"If you are satisfied that [s]he is a real compulsive eater [alcoholic], begin to dwell on the hopeless feature of the malady. Show [her] him, from your own experience, how the queer mental condition surrounding that first bite [drink] prevents normal functioning of the will power. Don't, at this stage, refer to the Big Book, unless [s]he has seen it and wishes to discuss it. And be careful not to brand [her] him as an alcoholic [compulsive eater]. Let [her] him draw [her] his own conclusion. If [s]he sticks to the idea that [s]he can still control [her] his [eating] drinking, tell [her] him that possibly [s]he can if [s]he is not too alcoholic [too far gone as a compulsive eater]. But insist that if [s]he is severely afflicted, there may be little chance [s]he can recover by [her] himself.”

    "Continue to speak of [compulsive eating] alcoholism as an illness, a fatal malady. Talk about the conditions of body and mind which accompany it. Keep [her] his attention focused mainly on your personal experience. Explain that many are doomed who never realize their predicament... you may talk to [her] him about the hopelessness of [compulsive eating] alcoholism because you offer a solution. You will soon have your friend admitting [s]he has many, if not all, of the traits of the [compulsive eater] alcoholic. If [her] his own doctor is willing to tell [her] him that [s]he [has an eating problem] is alcoholic, so much the better. Even though your protégé may not have entirely admitted [her] his condition, [s]he has become very curious to know how you got well. Let [her] him ask you that question, if [s]he will. Tell [her] him exactly what happened to you. Stress the spiritual feature freely. If the [woman] man be agnostic or atheist, make it emphatic that [s]he does not have to agree with your conception of God. [S]He can choose any conception [s]he likes, provided it makes sense to him [her]. The main thing is that [s]he be willing to believe in a power greater than [her] himself and that [s]he live by spiritual principles." (AA Big Book, page 91-93, additions between brackets mine)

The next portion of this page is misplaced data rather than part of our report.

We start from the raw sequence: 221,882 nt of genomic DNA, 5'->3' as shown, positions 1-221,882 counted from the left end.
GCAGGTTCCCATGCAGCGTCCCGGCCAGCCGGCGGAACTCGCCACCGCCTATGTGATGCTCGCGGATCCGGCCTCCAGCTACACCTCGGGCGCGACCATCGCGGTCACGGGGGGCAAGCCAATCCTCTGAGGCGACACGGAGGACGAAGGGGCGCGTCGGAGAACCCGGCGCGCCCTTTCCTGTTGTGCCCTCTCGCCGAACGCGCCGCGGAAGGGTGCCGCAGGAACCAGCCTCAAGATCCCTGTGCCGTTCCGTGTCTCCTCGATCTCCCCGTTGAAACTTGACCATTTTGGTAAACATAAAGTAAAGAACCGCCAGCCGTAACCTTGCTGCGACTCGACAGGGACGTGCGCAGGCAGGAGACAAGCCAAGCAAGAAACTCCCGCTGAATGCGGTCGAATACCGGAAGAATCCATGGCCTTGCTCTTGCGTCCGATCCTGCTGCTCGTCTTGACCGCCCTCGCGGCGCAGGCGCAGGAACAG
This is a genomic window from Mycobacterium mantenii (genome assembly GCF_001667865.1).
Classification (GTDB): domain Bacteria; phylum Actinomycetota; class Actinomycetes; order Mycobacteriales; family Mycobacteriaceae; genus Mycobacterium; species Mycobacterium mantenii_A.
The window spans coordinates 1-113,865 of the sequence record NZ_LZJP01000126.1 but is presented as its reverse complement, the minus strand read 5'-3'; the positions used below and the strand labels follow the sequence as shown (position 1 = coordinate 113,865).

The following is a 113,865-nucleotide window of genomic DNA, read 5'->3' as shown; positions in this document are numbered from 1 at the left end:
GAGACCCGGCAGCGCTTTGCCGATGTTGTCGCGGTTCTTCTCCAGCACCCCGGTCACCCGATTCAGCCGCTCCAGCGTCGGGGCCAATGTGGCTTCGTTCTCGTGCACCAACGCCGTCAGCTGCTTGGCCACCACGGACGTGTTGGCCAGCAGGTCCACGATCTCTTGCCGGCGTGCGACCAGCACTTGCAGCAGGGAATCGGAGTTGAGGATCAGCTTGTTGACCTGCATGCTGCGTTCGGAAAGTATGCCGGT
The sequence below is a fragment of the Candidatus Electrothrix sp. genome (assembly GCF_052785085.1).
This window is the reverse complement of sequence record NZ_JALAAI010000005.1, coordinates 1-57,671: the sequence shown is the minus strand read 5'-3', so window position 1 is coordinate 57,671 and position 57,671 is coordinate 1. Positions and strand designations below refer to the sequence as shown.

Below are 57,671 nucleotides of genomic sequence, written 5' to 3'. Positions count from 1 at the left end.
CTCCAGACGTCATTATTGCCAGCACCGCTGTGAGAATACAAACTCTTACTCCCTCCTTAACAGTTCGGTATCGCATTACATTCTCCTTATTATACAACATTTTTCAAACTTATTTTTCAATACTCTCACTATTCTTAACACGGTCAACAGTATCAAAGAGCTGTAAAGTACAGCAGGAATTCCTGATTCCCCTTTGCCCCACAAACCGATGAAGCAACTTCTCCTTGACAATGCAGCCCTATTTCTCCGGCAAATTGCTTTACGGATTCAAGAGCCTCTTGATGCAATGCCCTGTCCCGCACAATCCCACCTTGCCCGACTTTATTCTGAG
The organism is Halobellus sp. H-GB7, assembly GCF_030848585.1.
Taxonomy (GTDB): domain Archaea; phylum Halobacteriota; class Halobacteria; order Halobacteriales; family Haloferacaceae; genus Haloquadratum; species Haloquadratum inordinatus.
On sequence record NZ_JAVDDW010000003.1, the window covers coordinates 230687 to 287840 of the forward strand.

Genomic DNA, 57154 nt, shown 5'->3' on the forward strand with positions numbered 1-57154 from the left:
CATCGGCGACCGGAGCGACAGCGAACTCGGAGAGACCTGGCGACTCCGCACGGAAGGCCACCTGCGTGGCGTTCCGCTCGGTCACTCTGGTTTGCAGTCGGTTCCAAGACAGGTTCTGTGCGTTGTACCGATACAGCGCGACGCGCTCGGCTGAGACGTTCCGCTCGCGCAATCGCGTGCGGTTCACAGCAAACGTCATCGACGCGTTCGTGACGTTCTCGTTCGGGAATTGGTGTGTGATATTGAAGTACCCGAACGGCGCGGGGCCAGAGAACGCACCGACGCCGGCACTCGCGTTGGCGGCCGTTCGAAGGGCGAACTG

I believe we should keep it simple when we talk about spiritual matters. We NEVER talk religion no matter what our religion is. Our programme is a spiritual programme not a religious one. The main difference being expressed in what Bill W.'s sponsor said to him:

    "Why don't you choose your own conception of God?" (AA Big Book, page 12)

    “To be vital, faith must be accompanied by self-sacrifice and unselfish, constructive action. Let [her] him see that you are not there to instruct [her] him in religion. Admit that [s]he probably knows more about it than you do … We are dealing only with general principles common to most denominations." (AA Big Book, page 93 – 94, additions between brackets mine).

We will sense that our sponsee identified with our story. Now we can explain the 12 steps and how this programme is the solution.